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“ This History from New York soon went to England, and I have been informed, that a Publication, with a Continuance of that Work, would be acceptable. I have the more chearfully complied with this Notice, because of the War, threatened from France, believing that a publication of this kind may be useful, whether the present Inquietudes between the two Nations end in a War or a Treaty. The French have encouraged seyeral Publications of this sort at Paris, and certainly such may be more useful in a British Government, where the People have so great a share in it, than it can be in a French Government, intirely directed by the Will of their Prince.
“I now continue this History to the Peace of Reswick, and if I find this acceptable, and that a farther Continuation of it be desired, I shall, if my Life and Health be preserved, carry it down farther; but as I have too much reason to doubt my own Ability to give that Pleasure and Satisfaction which the Publick may expect in things thus submitted to their View, I think its not justifiable to trouble them with too much at once.”
While Mr. Collinson had the matter in hand in 1743, Colden wrote: “If that book could in any measure draw the attention of the Ministry or of the Parliament to regard
the Interest of North America in refpect to the Fur Trade, and the Incroachments which the French are daily making on our Trade and Settlements, I should hope I have been of some use to my Country. For this purpose you may, perhaps, think it not amifs to add by way of Appendix what I formerly wrote of the natural advantages which the Province of New York have in carrying on the Fur Trade beyond what the French of Canada have, and which was sent to you by Mr. Alexander with some other printed papers.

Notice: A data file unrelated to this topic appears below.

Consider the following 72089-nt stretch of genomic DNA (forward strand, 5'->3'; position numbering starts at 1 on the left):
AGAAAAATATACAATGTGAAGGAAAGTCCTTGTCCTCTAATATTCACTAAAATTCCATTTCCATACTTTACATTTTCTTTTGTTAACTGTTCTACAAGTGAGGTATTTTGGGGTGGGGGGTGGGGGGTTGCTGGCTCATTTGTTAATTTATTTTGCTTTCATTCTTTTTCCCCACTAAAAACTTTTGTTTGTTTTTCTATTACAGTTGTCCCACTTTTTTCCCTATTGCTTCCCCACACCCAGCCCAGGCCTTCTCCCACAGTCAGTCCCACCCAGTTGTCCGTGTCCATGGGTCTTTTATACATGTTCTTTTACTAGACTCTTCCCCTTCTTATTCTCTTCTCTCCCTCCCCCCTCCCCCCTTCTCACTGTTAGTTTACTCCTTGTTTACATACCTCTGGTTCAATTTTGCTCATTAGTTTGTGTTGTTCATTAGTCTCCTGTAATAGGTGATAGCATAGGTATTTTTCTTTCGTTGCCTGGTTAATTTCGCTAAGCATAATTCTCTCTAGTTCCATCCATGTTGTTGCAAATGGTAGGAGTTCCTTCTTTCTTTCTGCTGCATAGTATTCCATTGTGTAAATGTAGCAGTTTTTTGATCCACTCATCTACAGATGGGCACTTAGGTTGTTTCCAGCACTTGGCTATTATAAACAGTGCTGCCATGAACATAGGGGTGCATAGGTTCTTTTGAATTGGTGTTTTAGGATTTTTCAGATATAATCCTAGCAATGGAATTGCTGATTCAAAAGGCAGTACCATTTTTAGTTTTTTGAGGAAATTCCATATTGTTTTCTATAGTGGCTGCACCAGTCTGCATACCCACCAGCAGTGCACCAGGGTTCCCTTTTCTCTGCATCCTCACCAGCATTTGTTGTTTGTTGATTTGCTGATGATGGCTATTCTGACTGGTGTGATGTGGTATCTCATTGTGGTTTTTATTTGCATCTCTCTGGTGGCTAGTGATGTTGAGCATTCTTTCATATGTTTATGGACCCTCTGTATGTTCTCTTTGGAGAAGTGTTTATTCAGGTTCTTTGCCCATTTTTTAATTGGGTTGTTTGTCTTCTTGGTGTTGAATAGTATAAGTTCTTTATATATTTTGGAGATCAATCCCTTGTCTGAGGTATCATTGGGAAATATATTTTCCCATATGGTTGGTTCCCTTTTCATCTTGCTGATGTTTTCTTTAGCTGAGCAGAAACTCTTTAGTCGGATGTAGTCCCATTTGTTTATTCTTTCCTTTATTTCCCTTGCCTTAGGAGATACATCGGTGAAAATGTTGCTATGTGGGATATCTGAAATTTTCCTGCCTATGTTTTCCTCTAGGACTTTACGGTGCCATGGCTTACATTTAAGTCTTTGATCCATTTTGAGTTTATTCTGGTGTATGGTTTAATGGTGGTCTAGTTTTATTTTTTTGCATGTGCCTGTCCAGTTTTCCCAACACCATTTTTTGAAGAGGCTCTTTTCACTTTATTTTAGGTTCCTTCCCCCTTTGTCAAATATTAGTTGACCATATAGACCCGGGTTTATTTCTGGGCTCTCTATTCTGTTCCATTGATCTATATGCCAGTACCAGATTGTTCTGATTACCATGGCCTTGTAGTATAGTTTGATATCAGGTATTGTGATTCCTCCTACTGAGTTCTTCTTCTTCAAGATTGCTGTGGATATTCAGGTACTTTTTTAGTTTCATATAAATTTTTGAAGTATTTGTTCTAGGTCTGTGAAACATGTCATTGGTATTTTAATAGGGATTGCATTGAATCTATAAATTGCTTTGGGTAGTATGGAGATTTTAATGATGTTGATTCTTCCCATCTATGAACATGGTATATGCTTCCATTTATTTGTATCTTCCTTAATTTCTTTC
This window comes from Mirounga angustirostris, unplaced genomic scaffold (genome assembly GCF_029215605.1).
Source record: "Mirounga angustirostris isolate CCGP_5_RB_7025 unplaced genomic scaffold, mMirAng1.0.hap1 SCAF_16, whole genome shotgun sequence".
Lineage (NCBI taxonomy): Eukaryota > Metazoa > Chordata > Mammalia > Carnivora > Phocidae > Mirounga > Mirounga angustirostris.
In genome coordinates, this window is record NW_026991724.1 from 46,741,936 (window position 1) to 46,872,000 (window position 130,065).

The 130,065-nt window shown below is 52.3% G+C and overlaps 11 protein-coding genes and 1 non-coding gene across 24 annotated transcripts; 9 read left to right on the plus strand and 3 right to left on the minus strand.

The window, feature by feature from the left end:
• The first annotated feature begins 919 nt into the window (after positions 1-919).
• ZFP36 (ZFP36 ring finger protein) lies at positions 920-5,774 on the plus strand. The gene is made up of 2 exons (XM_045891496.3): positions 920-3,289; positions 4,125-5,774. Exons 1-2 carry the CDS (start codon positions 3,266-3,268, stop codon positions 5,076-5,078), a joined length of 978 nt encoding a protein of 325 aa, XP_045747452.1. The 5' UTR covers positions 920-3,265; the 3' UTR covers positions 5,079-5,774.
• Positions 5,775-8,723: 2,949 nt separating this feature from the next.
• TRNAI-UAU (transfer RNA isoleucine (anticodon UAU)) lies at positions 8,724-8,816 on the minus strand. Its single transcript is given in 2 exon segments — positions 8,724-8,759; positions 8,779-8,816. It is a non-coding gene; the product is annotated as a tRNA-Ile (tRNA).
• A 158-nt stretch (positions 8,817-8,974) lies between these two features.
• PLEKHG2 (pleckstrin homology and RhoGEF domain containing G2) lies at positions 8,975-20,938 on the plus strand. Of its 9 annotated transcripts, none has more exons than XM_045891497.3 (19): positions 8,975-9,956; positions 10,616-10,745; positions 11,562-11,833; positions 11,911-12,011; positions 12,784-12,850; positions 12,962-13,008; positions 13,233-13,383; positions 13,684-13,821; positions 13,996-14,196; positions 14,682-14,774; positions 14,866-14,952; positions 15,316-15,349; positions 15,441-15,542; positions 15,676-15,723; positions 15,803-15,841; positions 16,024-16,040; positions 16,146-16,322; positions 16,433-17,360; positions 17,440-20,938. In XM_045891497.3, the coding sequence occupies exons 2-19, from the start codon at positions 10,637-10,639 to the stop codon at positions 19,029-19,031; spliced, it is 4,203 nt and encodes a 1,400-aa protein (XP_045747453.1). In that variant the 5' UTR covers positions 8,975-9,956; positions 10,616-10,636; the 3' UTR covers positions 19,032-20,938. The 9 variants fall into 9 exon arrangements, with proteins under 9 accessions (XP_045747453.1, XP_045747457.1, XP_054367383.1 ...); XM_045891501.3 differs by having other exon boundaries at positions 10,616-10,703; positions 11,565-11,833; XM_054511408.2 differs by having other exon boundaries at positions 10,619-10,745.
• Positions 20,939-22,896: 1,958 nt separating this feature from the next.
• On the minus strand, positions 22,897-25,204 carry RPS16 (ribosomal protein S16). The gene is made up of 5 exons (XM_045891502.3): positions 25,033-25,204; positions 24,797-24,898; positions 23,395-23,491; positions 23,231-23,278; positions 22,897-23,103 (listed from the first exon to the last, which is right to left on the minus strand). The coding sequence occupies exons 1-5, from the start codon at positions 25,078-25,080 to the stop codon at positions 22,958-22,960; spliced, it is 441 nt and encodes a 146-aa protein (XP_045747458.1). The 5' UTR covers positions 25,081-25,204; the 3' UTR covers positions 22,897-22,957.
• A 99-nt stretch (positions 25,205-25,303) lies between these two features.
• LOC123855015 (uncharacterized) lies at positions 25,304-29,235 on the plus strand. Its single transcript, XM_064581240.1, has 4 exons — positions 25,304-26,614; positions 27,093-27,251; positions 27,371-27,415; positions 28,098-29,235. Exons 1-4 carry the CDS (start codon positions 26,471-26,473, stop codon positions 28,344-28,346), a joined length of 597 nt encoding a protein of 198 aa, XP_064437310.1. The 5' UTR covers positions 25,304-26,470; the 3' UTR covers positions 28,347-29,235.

Mr. Collinson does not seem at this time to have found a publisher. It was at first proposed to print it with Middleton's Voyage to Hudson's Bay, but the project of issuing that work fell through.
The war which broke out in 1744 seems for a time to have stopped all further movement in regard to it, but in 1747 Collinson offered it to Thomas Osborne, who undertook to get out an edition.
The following is the title and description of Osborne's edition as it appeared in 1747:
“The || History || of the || Five Indian Nations || of || Canada, || Which are dependent || On the Province of New York in America, || And || Are the Barrier between the English and French || in that part of the World.
With || Accounts of their Religion, Manners, Customs, Laws, and Forms of || Government; their several Battles and Treaties with the European Na- || tions; particular Relations of their several Wars with the other Indians; || and a true Account of the present State of our Trade with them. || In which are shewn || The great Advantage of their Trade and Alo liance to the British Nation, || and the Intrigues and Attempts of the French to engage them from us ; || a Subject nearly concerning all our American Plantations, and highly meriting the Consideration of the British Nation at this Juncture. || By the Honourable Cadwallader Colden, Esq;|| One of his Majesty's Counsel, and Surveyor-General of New-York. || To which are added, || Accounts of the several other Nations of Indians in North-America, their || Numbers, Strength &c. and the Treaties which have been lately || made with them. A Work highly entertaining to all, and particular || ly useful to the Persons who have any Trade or Concern in that Part of the World. || London. || Printed for T. Olborne, in Gray'sInn. MDCCXLVII. Verso blank.